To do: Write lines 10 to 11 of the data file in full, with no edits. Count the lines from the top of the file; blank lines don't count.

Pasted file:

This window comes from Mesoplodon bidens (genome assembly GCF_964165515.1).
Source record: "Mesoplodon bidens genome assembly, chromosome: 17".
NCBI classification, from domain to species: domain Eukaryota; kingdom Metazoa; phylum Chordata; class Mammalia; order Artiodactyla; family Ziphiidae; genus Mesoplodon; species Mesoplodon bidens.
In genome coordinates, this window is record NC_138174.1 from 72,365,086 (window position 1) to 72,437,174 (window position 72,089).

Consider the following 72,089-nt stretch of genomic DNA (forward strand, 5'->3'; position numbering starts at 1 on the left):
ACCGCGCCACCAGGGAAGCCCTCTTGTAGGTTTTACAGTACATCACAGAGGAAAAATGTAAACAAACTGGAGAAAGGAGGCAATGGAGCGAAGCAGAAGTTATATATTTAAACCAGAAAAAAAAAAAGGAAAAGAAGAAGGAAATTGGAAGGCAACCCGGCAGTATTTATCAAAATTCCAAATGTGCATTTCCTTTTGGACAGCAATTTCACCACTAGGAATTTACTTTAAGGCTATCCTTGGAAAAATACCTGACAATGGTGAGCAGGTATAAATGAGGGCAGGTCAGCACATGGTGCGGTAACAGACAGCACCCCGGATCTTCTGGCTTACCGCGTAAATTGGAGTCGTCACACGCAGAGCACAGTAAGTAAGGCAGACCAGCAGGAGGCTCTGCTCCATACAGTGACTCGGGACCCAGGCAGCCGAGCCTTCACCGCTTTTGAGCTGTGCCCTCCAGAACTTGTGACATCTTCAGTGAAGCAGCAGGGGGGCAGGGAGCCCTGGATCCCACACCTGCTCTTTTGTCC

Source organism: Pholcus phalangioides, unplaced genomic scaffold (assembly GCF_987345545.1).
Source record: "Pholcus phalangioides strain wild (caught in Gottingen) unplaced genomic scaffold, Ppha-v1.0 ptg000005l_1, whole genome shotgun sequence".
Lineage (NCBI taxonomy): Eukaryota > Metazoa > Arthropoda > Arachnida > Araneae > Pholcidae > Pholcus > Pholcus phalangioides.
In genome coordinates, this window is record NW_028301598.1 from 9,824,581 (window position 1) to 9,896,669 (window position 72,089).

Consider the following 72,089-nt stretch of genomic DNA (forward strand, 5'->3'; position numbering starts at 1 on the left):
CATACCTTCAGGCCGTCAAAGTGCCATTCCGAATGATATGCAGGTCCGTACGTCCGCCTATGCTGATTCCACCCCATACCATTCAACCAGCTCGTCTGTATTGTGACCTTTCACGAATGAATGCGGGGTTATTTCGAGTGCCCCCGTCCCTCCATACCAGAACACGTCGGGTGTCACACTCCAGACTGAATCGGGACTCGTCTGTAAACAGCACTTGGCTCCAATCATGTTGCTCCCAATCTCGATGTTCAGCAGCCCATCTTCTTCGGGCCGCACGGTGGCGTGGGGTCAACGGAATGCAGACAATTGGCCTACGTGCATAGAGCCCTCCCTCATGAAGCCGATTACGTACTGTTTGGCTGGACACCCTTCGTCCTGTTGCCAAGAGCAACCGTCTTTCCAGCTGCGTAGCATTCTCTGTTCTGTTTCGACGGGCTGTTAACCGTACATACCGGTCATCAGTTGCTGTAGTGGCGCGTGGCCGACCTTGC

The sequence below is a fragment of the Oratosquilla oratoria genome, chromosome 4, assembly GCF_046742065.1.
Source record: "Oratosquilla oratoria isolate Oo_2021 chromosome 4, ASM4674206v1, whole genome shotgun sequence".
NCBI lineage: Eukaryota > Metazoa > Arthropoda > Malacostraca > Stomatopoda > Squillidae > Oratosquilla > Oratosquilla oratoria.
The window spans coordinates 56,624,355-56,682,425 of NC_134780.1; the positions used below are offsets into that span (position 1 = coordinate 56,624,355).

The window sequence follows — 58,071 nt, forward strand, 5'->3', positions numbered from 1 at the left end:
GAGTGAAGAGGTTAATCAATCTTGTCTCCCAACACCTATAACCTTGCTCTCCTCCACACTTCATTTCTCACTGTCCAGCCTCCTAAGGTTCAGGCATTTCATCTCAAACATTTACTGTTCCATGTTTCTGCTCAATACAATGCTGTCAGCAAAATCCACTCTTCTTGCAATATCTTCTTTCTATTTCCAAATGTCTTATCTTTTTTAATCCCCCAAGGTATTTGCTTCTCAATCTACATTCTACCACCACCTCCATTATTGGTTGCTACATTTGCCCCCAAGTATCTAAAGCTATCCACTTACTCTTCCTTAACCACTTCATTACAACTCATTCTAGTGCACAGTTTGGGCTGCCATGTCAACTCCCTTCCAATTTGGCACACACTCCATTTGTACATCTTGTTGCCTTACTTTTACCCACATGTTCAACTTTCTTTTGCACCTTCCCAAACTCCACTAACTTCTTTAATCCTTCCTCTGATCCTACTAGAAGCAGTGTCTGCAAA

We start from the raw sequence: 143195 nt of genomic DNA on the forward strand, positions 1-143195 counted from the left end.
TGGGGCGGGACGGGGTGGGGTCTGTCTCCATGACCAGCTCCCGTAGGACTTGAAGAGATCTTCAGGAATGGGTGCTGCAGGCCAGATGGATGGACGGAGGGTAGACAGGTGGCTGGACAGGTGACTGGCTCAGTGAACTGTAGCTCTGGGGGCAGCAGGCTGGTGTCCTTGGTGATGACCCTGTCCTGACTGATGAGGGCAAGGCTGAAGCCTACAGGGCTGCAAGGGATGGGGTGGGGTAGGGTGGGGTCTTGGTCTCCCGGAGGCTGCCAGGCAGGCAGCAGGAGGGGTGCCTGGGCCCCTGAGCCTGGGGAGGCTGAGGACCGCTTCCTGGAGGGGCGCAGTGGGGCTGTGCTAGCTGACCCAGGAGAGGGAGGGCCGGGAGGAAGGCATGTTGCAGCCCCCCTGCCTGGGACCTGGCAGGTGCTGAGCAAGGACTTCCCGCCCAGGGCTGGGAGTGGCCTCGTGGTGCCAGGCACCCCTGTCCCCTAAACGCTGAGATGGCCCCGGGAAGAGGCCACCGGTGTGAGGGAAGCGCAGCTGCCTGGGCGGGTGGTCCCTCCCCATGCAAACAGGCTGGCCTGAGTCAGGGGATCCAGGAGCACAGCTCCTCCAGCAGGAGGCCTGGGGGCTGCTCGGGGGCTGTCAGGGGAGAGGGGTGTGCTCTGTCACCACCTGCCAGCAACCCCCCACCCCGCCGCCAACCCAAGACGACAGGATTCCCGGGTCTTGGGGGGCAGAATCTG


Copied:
In genome coordinates, this window is record NW_028301598.1 from 9,824,581 (window position 1) to 9,896,669 (window position 72,089).

Consider the following 72,089-nt stretch of genomic DNA (forward strand, 5'->3'; position numbering starts at 1 on the left):